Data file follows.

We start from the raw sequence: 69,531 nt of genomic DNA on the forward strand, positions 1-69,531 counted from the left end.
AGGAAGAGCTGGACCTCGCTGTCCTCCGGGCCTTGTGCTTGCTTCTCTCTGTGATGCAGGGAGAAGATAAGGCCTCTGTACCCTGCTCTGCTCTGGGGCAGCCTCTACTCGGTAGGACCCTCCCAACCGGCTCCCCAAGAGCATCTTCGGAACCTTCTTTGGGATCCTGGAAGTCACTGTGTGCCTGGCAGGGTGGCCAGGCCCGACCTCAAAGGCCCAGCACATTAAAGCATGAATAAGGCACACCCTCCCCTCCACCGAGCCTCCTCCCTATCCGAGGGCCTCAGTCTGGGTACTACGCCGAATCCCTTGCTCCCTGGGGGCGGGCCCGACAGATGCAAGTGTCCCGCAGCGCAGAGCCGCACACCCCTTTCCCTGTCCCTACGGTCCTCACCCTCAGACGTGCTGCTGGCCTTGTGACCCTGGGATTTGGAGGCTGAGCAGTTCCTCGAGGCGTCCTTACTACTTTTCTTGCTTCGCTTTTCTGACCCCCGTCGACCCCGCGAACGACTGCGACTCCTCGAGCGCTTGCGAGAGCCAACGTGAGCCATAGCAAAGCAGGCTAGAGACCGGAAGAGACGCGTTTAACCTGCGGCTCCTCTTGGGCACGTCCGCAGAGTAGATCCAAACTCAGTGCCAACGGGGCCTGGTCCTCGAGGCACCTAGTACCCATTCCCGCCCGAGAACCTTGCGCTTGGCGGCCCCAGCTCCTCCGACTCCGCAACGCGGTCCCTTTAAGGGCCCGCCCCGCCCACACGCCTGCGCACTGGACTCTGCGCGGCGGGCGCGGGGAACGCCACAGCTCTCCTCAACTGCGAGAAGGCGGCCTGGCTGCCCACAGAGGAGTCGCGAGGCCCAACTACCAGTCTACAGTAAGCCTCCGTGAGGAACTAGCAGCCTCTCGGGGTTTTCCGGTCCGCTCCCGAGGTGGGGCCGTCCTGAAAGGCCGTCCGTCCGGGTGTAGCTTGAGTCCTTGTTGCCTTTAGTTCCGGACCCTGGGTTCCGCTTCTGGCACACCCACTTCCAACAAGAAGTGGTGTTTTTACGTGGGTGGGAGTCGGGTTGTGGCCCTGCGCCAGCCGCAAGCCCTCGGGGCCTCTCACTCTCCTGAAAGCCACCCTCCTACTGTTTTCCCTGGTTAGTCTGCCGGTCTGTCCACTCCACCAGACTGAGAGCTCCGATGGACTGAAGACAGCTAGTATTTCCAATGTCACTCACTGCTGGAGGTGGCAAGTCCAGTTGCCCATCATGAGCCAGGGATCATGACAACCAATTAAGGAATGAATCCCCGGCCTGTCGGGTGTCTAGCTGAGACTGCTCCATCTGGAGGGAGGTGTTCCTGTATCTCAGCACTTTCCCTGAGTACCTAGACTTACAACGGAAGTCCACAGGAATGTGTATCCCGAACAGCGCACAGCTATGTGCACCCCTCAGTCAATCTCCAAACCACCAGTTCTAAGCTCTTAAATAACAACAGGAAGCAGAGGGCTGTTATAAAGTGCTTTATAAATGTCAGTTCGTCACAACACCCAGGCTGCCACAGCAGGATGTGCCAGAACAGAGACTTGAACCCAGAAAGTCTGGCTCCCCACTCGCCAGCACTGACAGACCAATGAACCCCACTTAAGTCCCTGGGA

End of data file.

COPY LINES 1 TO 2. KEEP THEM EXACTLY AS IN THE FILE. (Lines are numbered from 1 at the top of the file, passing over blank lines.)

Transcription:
We start from the raw sequence: 69,531 nt of genomic DNA on the forward strand, positions 1-69,531 counted from the left end.
AGGAAGAGCTGGACCTCGCTGTCCTCCGGGCCTTGTGCTTGCTTCTCTCTGTGATGCAGGGAGAAGATAAGGCCTCTGTACCCTGCTCTGCTCTGGGGCAGCCTCTACTCGGTAGGACCCTCCCAACCGGCTCCCCAAGAGCATCTTCGGAACCTTCTTTGGGATCCTGGAAGTCACTGTGTGCCTGGCAGGGTGGCCAGGCCCGACCTCAAAGGCCCAGCACATTAAAGCATGAATAAGGCACACCCTCCCCTCCACCGAGCCTCCTCCCTATCCGAGGGCCTCAGTCTGGGTACTACGCCGAATCCCTTGCTCCCTGGGGGCGGGCCCGACAGATGCAAGTGTCCCGCAGCGCAGAGCCGCACACCCCTTTCCCTGTCCCTACGGTCCTCACCCTCAGACGTGCTGCTGGCCTTGTGACCCTGGGATTTGGAGGCTGAGCAGTTCCTCGAGGCGTCCTTACTACTTTTCTTGCTTCGCTTTTCTGACCCCCGTCGACCCCGCGAACGACTGCGACTCCTCGAGCGCTTGCGAGAGCCAACGTGAGCCATAGCAAAGCAGGCTAGAGACCGGAAGAGACGCGTTTAACCTGCGGCTCCTCTTGGGCACGTCCGCAGAGTAGATCCAAACTCAGTGCCAACGGGGCCTGGTCCTCGAGGCACCTAGTACCCATTCCCGCCCGAGAACCTTGCGCTTGGCGGCCCCAGCTCCTCCGACTCCGCAACGCGGTCCCTTTAAGGGCCCGCCCCGCCCACACGCCTGCGCACTGGACTCTGCGCGGCGGGCGCGGGGAACGCCACAGCTCTCCTCAACTGCGAGAAGGCGGCCTGGCTGCCCACAGAGGAGTCGCGAGGCCCAACTACCAGTCTACAGTAAGCCTCCGTGAGGAACTAGCAGCCTCTCGGGGTTTTCCGGTCCGCTCCCGAGGTGGGGCCGTCCTGAAAGGCCGTCCGTCCGGGTGTAGCTTGAGTCCTTGTTGCCTTTAGTTCCGGACCCTGGGTTCCGCTTCTGGCACACCCACTTCCAACAAGAAGTGGTGTTTTTACGTGGGTGGGAGTCGGGTTGTGGCCCTGCGCCAGCCGCAAGCCCTCGGGGCCTCTCACTCTCCTGAAAGCCACCCTCCTACTGTTTTCCCTGGTTAGTCTGCCGGTCTGTCCACTCCACCAGACTGAGAGCTCCGATGGACTGAAGACAGCTAGTATTTCCAATGTCACTCACTGCTGGAGGTGGCAAGTCCAGTTGCCCATCATGAGCCAGGGATCATGACAACCAATTAAGGAATGAATCCCCGGCCTGTCGGGTGTCTAGCTGAGACTGCTCCATCTGGAGGGAGGTGTTCCTGTATCTCAGCACTTTCCCTGAGTACCTAGACTTACAACGGAAGTCCACAGGAATGTGTATCCCGAACAGCGCACAGCTATGTGCACCCCTCAGTCAATCTCCAAACCACCAGTTCTAAGCTCTTAAATAACAACAGGAAGCAGAGGGCTGTTATAAAGTGCTTTATAAATGTCAGTTCGTCACAACACCCAGGCTGCCACAGCAGGATGTGCCAGAACAGAGACTTGAACCCAGAAAGTCTGGCTCCCCACTCGCCAGCACTGACAGACCAATGAACCCCACTTAAGTCCCTGGGA